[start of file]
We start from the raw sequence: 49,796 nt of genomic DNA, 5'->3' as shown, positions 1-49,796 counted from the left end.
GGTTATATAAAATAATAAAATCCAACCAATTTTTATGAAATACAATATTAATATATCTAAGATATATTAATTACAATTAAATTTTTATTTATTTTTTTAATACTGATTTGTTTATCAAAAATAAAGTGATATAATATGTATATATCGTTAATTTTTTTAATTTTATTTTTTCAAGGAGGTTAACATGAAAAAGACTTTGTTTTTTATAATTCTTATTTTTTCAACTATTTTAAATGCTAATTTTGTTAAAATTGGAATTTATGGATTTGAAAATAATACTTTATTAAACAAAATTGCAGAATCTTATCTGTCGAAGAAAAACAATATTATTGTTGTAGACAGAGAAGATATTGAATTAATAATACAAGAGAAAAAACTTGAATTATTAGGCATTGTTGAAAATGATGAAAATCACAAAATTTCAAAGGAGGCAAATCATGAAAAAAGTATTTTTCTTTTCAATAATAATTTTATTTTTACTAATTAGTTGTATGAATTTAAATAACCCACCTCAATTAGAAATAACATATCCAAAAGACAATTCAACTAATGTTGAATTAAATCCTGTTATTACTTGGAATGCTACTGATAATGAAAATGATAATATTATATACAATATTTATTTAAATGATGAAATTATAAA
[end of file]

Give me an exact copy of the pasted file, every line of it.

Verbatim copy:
We start from the raw sequence: 49,796 nt of genomic DNA, 5'->3' as shown, positions 1-49,796 counted from the left end.
GGTTATATAAAATAATAAAATCCAACCAATTTTTATGAAATACAATATTAATATATCTAAGATATATTAATTACAATTAAATTTTTATTTATTTTTTTAATACTGATTTGTTTATCAAAAATAAAGTGATATAATATGTATATATCGTTAATTTTTTTAATTTTATTTTTTCAAGGAGGTTAACATGAAAAAGACTTTGTTTTTTATAATTCTTATTTTTTCAACTATTTTAAATGCTAATTTTGTTAAAATTGGAATTTATGGATTTGAAAATAATACTTTATTAAACAAAATTGCAGAATCTTATCTGTCGAAGAAAAACAATATTATTGTTGTAGACAGAGAAGATATTGAATTAATAATACAAGAGAAAAAACTTGAATTATTAGGCATTGTTGAAAATGATGAAAATCACAAAATTTCAAAGGAGGCAAATCATGAAAAAAGTATTTTTCTTTTCAATAATAATTTTATTTTTACTAATTAGTTGTATGAATTTAAATAACCCACCTCAATTAGAAATAACATATCCAAAAGACAATTCAACTAATGTTGAATTAAATCCTGTTATTACTTGGAATGCTACTGATAATGAAAATGATAATATTATATACAATATTTATTTAAATGATGAAATTATAAA